ANR and CNRS put Russian partnerships on hold and look to support Ukrainian scientists
France’s two largest research bodies, the National Centre for Scientific Research (CNRS) and the National Research Agency (ANR), have both restricted or suspended partnerships with Russia following the Russian invasion of Ukraine.
In a statement published on 2 March, the CNRS said it had blocked all new forms of scientific collaboration with Russia and had cancelled all upcoming events involving Russia as a partner. However, it said that Russian researchers working in French laboratories will be able to continue their activities.
The organisation said it would support Ukrainian scientists via the Pause programme, which offers co-financing for French institutions, schools and research organisations that wish to accommodate researchers who are in danger. The government had opened a special call for Ukrainian scientists under this scheme, the statement said.
The CNRS condemned Russia’s invasion in “the strongest possible terms” and praised “the courageous stand taken by several hundred Russian scientists who have spoken out against [Russian military] aggression”.
In a statement the following day, the ANR, France’s leading agency for competitive grant funding, suspended its partnership with the Russian Science Foundation, and said it would no longer participate in any activity involving Russian or Belarusian institutions. In addition, projects involving Russian or Belarusian laboratories will be blocked from receiving any funding under the 2022 general call for projects (AAPG) mechanism.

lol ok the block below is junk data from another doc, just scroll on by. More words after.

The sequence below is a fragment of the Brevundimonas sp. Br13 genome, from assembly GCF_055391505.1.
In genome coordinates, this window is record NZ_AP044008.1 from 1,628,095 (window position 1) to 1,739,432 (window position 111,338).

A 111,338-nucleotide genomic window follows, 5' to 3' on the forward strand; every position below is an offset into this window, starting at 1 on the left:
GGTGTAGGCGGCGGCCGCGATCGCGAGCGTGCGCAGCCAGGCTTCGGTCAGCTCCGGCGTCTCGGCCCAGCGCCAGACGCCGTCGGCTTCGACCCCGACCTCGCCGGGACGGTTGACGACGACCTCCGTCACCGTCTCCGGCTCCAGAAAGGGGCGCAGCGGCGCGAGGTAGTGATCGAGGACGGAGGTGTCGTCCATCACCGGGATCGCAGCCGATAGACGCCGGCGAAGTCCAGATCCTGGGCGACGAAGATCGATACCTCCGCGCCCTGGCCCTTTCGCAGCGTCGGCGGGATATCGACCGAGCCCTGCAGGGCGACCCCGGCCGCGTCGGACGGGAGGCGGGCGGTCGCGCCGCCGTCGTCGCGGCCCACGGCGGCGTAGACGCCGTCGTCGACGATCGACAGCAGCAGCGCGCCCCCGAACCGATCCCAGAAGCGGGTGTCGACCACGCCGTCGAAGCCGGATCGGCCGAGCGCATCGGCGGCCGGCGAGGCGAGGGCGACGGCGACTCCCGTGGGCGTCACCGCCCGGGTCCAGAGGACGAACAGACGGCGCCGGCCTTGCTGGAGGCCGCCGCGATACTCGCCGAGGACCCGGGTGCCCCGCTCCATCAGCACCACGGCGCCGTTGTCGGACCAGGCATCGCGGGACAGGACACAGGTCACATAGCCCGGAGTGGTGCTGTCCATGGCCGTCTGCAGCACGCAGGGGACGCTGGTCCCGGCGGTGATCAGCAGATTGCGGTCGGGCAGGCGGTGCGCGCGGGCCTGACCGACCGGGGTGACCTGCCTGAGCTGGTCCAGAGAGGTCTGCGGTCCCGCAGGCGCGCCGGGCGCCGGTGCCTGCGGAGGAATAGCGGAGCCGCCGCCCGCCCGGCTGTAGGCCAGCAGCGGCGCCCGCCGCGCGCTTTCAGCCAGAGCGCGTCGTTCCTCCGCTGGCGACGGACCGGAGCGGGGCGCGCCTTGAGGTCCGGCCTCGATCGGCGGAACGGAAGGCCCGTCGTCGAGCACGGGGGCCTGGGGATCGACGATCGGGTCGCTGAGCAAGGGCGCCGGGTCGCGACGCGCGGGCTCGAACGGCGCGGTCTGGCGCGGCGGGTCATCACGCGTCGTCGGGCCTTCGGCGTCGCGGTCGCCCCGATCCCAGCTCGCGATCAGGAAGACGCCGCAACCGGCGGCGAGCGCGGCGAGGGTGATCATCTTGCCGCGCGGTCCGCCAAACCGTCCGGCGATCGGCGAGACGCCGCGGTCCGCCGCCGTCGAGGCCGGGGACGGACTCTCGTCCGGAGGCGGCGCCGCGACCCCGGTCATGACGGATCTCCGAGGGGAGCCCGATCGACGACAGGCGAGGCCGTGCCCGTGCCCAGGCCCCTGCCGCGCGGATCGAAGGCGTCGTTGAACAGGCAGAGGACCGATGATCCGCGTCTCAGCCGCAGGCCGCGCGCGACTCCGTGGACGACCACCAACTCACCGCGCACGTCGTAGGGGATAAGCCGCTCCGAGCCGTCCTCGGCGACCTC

The ANR expressed its “solidarity and full support” for the National Research Foundation of Ukraine and the wider Ukrainian scientific community.
The ANR’s and CNRS’s actions follow widespread condemnation of the Russian invasion by French academics and researchers. Immediately following Russia’s incursion into Ukraine, France Universités (formerly the Conference of University Presidents) sent a similar message of solidarity to Ukrainian academics and called on France to use its presidency of the European Union, which runs until 20 June, to ensure students in Ukraine remained safe.
In addition, more than 10,000 researchers, students and members of the French scientific community have signed a petition calling Russia’s actions a “criminal enterprise that echoes the destruction of the past”. The scientific council of the Moscow-based French University College (CUF) added its voice to the condemnations of the Russian government, saying the “use of history by the Russian state to allegedly justify such aggression is intolerable”.